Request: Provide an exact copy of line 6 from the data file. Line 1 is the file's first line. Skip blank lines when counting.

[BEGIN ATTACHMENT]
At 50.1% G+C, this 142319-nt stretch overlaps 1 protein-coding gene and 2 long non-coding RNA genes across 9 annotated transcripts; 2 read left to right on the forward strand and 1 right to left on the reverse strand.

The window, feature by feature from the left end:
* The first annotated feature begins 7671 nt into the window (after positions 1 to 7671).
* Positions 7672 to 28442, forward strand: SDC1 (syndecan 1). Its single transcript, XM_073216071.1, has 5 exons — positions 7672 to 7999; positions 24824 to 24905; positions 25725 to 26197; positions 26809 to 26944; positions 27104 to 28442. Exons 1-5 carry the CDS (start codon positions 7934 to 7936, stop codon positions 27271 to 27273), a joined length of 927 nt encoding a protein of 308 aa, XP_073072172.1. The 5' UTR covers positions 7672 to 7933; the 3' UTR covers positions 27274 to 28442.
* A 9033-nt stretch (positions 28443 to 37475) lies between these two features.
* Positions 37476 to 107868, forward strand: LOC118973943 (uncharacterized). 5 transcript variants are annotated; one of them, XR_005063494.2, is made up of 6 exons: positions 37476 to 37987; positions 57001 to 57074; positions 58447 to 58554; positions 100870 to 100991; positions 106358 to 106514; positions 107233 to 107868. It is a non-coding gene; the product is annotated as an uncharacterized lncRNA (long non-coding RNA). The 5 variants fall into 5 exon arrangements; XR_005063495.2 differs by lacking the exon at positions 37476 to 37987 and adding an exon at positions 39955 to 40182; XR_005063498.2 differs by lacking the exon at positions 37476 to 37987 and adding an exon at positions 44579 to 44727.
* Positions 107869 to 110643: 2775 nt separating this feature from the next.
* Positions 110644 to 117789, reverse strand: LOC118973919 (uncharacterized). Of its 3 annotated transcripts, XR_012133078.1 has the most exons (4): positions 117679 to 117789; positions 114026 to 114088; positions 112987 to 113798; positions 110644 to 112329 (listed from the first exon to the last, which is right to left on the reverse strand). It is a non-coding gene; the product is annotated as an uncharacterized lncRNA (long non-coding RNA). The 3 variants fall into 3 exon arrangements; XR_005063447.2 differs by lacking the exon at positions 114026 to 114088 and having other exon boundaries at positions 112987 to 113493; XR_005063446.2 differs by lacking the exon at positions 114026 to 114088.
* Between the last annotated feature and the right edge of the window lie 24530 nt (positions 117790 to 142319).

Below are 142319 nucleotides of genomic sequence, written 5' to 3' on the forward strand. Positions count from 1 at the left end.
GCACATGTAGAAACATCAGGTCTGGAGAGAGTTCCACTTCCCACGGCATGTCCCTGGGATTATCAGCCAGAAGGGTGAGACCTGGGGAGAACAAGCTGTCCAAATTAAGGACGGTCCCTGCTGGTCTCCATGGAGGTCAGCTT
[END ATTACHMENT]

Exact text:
* Positions 37476 to 107868, forward strand: LOC118973943 (uncharacterized). 5 transcript variants are annotated; one of them, XR_005063494.2, is made up of 6 exons: positions 37476 to 37987; positions 57001 to 57074; positions 58447 to 58554; positions 100870 to 100991; positions 106358 to 106514; positions 107233 to 107868. It is a non-coding gene; the product is annotated as an uncharacterized lncRNA (long non-coding RNA). The 5 variants fall into 5 exon arrangements; XR_005063495.2 differs by lacking the exon at positions 37476 to 37987 and adding an exon at positions 39955 to 40182; XR_005063498.2 differs by lacking the exon at positions 37476 to 37987 and adding an exon at positions 44579 to 44727.